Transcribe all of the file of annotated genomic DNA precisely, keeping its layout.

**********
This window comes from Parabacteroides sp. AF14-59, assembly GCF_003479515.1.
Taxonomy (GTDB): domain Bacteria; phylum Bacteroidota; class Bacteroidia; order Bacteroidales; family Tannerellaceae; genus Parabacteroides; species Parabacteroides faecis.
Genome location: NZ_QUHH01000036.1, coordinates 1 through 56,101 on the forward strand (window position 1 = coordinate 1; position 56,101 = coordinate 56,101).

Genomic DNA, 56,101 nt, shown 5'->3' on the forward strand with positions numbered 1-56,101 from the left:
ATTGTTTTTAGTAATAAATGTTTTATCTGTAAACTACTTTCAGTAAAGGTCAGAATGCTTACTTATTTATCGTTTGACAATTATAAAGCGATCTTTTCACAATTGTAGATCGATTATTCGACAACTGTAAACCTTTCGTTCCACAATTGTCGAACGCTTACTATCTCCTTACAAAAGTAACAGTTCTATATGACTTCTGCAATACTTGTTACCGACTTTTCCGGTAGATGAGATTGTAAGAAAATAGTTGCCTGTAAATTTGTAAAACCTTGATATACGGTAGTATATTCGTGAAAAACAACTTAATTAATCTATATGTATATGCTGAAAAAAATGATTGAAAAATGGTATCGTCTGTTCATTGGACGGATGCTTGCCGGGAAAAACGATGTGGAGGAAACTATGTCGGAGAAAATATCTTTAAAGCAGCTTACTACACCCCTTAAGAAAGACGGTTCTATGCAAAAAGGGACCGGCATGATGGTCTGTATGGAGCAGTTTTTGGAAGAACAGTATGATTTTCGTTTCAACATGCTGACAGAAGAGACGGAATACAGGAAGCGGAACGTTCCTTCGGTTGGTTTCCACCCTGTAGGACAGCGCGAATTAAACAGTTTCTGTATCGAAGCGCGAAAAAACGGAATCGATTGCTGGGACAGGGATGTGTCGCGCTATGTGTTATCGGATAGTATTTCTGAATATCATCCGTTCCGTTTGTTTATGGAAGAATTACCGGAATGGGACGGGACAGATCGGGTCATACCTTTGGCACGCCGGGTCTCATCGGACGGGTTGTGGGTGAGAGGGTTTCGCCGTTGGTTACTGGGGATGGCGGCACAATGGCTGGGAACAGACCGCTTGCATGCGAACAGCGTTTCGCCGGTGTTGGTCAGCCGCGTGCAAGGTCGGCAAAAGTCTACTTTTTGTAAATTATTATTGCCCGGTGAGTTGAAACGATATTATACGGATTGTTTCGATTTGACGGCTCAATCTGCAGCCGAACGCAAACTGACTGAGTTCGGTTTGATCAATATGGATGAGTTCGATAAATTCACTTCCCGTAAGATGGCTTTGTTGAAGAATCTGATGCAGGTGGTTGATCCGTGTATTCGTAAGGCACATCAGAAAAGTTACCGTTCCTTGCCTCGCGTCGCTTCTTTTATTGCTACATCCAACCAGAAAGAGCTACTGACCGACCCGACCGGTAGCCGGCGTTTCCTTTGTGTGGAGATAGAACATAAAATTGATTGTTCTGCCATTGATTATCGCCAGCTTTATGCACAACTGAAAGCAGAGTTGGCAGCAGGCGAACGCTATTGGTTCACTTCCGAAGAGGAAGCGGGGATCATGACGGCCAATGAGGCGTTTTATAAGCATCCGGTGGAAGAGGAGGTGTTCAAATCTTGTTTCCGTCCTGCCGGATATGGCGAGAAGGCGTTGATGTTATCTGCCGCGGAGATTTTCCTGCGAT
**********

This window comes from Parabacteroides sp. AF14-59, assembly GCF_003479515.1.
Taxonomy (GTDB): domain Bacteria; phylum Bacteroidota; class Bacteroidia; order Bacteroidales; family Tannerellaceae; genus Parabacteroides; species Parabacteroides faecis.
Genome location: NZ_QUHH01000036.1, coordinates 1 through 56,101 on the forward strand (window position 1 = coordinate 1; position 56,101 = coordinate 56,101).

Genomic DNA, 56,101 nt, shown 5'->3' on the forward strand with positions numbered 1-56,101 from the left:
ATTGTTTTTAGTAATAAATGTTTTATCTGTAAACTACTTTCAGTAAAGGTCAGAATGCTTACTTATTTATCGTTTGACAATTATAAAGCGATCTTTTCACAATTGTAGATCGATTATTCGACAACTGTAAACCTTTCGTTCCACAATTGTCGAACGCTTACTATCTCCTTACAAAAGTAACAGTTCTATATGACTTCTGCAATACTTGTTACCGACTTTTCCGGTAGATGAGATTGTAAGAAAATAGTTGCCTGTAAATTTGTAAAACCTTGATATACGGTAGTATATTCGTGAAAAACAACTTAATTAATCTATATGTATATGCTGAAAAAAATGATTGAAAAATGGTATCGTCTGTTCATTGGACGGATGCTTGCCGGGAAAAACGATGTGGAGGAAACTATGTCGGAGAAAATATCTTTAAAGCAGCTTACTACACCCCTTAAGAAAGACGGTTCTATGCAAAAAGGGACCGGCATGATGGTCTGTATGGAGCAGTTTTTGGAAGAACAGTATGATTTTCGTTTCAACATGCTGACAGAAGAGACGGAATACAGGAAGCGGAACGTTCCTTCGGTTGGTTTCCACCCTGTAGGACAGCGCGAATTAAACAGTTTCTGTATCGAAGCGCGAAAAAACGGAATCGATTGCTGGGACAGGGATGTGTCGCGCTATGTGTTATCGGATAGTATTTCTGAATATCATCCGTTCCGTTTGTTTATGGAAGAATTACCGGAATGGGACGGGACAGATCGGGTCATACCTTTGGCACGCCGGGTCTCATCGGACGGGTTGTGGGTGAGAGGGTTTCGCCGTTGGTTACTGGGGATGGCGGCACAATGGCTGGGAACAGACCGCTTGCATGCGAACAGCGTTTCGCCGGTGTTGGTCAGCCGCGTGCAAGGTCGGCAAAAGTCTACTTTTTGTAAATTATTATTGCCCGGTGAGTTGAAACGATATTATACGGATTGTTTCGATTTGACGGCTCAATCTGCAGCCGAACGCAAACTGACTGAGTTCGGTTTGATCAATATGGATGAGTTCGATAAATTCACTTCCCGTAAGATGGCTTTGTTGAAGAATCTGATGCAGGTGGTTGATCCGTGTATTCGTAAGGCACATCAGAAAAGTTACCGTTCCTTGCCTCGCGTCGCTTCTTTTATTGCTACATCCAACCAGAAAGAGCTACTGACCGACCCGACCGGTAGCCGGCGTTTCCTTTGTGTGGAGATAGAACATAAAATTGATTGTTCTGCCATTGATTATCGCCAGCTTTATGCACAACTGAAAGCAGAGTTGGCAGCAGGCGAACGCTATTGGTTCACTTCCGAAGAGGAAGCGGGGATCATGACGGCCAATGAGGCGTTTTATAAGCATCCGGTGGAAGAGGAGGTGTTCAAATCTTGTTTCCGTCCTGCCGGATATGGCGAGAAGGCGTTGATGTTATCTGCCGCGGAGATTTTCCTGCGAT